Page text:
Bobby Moynihan - Hot Video - Corn Syrup Commercial, 3/12/11

Wednesday, July 14, 2010

Bobby Moynihan - His early years

This is an old one, but it's good.

Live from New York - it’s Bobby Moynihan!

Whatever you do, don’t call Bobby Moynihan’s gig as [a] “Saturday Night Live” cast member an overnight success story.

It’s been a long journey for the 31-year-old Eastchester native, one that began on the Eastchester High School stage, continued at the University of Connecticut and gained momentum through Manhattan’s Upright Citizens Brigade Theatre.

“It’s so funny, people are like, ‘You got this big break out of nowhere,’”
Moynihan said in his office, sandwiched between the 30 Rockefeller Plaza rooms belonging to veteran player Darrell Hammond and “SNL” head writer Seth Meyers.
“I’ve been doing comedy for eight years. I’ve been trying really, really hard to get here.”
Moynihan’s mother, Julie, said her son had played Santa Claus in a class show when he was in third grade but didn’t consider acting as a potential career path until he was older.

“In the beginning, it was just to have fun and be with his friends,” she said.

In 1990, Moynihan auditioned for the first time to be in an Eastchester Youth Council summer theater production. He was cast as the Scarecrow in “The Wizard of Oz,” the first of many shows he’d do with EYC.

Bunny Rappaport and her daughter, Susan, have served as producer and director, respectively, for all 25 EYC shows. They saw the funny faces he makes in Studio 8H years earlier, when he played Tevye in “Fiddler on the Roof,” Alfred Doolittle in “My Fair Lady” and a cross-dressing gangster in “Kiss Me, Kate.”

“I can’t think of anything more gratifying to watch a young boy who started (acting regularly) in seventh grade mature into what we knew he had in him,” Bunny Rappaport said. “I always felt that he had that comic background.”

During the school year, Moynihan performed with the Eastchester Players’ Club. His two favorite EHS roles were dramatic ones: Randle P. McMurphy, the lead in “One Flew Over the Cuckoo’s Nest,” and Judas in “Godspell,” which required him to whirl around the stage in rollerblades.

Moynihan worked most of his teenage years as a lifeguard at Eastchester’s Lake Isle Park.

“Every time it rained, we would just grab garbage bags, poke two armholes and a head hole, and go out to the golf course and slide down the golf course in the pouring rain,” he said.

After studying acting at the University of Connecticut, Bobby trained, toured and taught with the UCB Theatre - cofounded by “SNL’s” Amy Poehler - and became a standout performer with several house teams, most recently with The Stepfathers.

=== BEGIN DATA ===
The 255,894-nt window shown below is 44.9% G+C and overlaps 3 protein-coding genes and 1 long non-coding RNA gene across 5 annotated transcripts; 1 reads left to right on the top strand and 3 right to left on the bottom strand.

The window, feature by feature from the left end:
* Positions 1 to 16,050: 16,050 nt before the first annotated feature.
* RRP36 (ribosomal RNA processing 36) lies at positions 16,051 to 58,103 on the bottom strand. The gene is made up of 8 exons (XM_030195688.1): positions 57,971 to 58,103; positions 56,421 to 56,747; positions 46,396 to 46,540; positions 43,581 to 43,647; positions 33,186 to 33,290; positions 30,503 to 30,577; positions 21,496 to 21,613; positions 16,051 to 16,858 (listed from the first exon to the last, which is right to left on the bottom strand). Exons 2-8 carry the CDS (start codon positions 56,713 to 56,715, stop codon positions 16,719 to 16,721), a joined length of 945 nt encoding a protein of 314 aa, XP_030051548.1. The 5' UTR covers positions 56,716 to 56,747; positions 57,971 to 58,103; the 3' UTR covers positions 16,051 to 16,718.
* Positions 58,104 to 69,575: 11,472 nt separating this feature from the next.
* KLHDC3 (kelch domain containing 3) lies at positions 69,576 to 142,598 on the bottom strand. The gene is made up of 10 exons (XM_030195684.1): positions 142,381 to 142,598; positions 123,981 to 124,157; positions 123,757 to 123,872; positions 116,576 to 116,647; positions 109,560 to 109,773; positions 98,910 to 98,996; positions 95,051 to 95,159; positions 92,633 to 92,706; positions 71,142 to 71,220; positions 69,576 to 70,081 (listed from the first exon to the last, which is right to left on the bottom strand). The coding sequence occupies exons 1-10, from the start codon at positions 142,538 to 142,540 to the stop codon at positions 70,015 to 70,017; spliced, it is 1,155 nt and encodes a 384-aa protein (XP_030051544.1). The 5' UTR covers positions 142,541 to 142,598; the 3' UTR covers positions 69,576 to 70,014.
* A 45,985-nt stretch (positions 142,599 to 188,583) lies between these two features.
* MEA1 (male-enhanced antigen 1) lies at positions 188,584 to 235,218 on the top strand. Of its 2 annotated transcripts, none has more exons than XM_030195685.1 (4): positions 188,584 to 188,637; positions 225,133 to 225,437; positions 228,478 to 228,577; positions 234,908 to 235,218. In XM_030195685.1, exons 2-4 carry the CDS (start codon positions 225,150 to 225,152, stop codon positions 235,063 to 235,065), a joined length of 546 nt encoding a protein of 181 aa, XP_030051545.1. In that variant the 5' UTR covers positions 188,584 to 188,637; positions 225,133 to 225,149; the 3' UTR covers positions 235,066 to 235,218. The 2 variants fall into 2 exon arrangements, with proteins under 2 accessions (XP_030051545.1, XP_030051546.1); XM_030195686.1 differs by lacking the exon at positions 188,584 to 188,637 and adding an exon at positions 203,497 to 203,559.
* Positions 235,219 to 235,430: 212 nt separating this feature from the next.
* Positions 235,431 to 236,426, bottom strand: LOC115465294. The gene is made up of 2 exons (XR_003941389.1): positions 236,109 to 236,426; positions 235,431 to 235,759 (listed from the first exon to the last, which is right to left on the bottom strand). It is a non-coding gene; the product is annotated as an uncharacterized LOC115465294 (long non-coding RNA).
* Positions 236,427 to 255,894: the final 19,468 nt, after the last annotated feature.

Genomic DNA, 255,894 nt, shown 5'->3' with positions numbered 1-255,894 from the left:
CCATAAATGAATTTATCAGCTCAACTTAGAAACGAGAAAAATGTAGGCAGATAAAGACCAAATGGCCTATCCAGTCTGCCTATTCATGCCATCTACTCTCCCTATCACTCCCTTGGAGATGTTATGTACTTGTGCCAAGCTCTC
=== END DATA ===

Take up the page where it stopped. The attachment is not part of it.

“I started UCB a couple months before Amy got ‘SNL,’ and I started ‘SNL’ six episodes before she finished,” he said. “She created the theater that I started at, and you just look at her and you’re just like, ‘This is amazing.’ I owe a lot to her.”

After graduating from UConn, TV beckoned- slowly. His shoulder appeared on the short-lived Alan Arkin vehicle “100 Centre Street,” then Moynihan got some face time (but no lines) on an episode of “Law & Order.” His resume reel picked up when he voiced the character of Rabbit on the Fuse animated comedy “Empire Square,” showed up repeatedly for bits on “Late Night with Conan O’Brien” and hammed it up in ESPN commercials.

The Internet helped as well. He made a cameo in a comedy viral video, “Bro Rape,” which has more than 5.5 million views on YouTube. And [summer 2008] he appeared in the Seth Meyers-directed comedy Web-series “The Line,” featuring “SNL” cast members Bill Hader and Jason Sudeikis.

Moynihan spent two years prepping for his first - unsuccessful - “SNL” audition last year in front of series creator Lorne Michaels, Meyers and casting agents. Those results left Moynihan “devastated,” he said, but the free time allowed him to act in two movies due next year.

Soon after wrapping production on “When in Rome” - he plays the best friend of Josh Duhamel’s character - Moynihan got another shot at “SNL.” He had only four days to write all new material for “the most important six minutes of your life.”

“I freaked out,” he says. “I didn’t sleep for three days.”
He developed bits for his impressions of Nathan Lane, Jack Black and “Snagglepuss at a swingers’ bar.”

With an Aug. 13 phone call, Michaels told Moynihan he had made the cut. He said he spent much of the afternoon in disbelief sitting on a park bench near Eastchester Town Hall.

What was his mother’s reaction? “Just shock, disbelief, happiness,” Julie Moynihan said. “All the emotions you would feel when you want your child to have their dream.”

In his “SNL” debut, Moynihan was grateful to lead a full-length sketch that featured Poehler and centered on the flamboyant Mark Payne, a pepper-obsessed character inspired by his bartending work at Pizzeria Uno in Yonkers.

“I honestly think the only reason it got on was because Michael Phelps was hosting,” he said, adding that athletes are not expected to carry sketches the way trained actors do.
Moynihan’s mother, who still lives and works in Eastchester, watched the debut with close friends and family.

“We just realized the dream when we heard his name announced,” she said. “I think everybody in the area of Huntley must have heard us.”

As the credits rolled for that episode, a jumping Tina Fey - whose Sarah Palin impersonation returned a bright spotlight to “SNL” - pointed at Moynihan with both hands. Since then, Moynihan has done sketches with Anne Hathaway, Anna Faris, James Franco, Josh Brolin, Jon Hamm, Bill Murray, Maya Rudolph, and Palin herself.

“‘I don’t want it to end.’ I already am like, ‘I wish we had 50 episodes,’” he said. “It’s the greatest. I could not be happier.”


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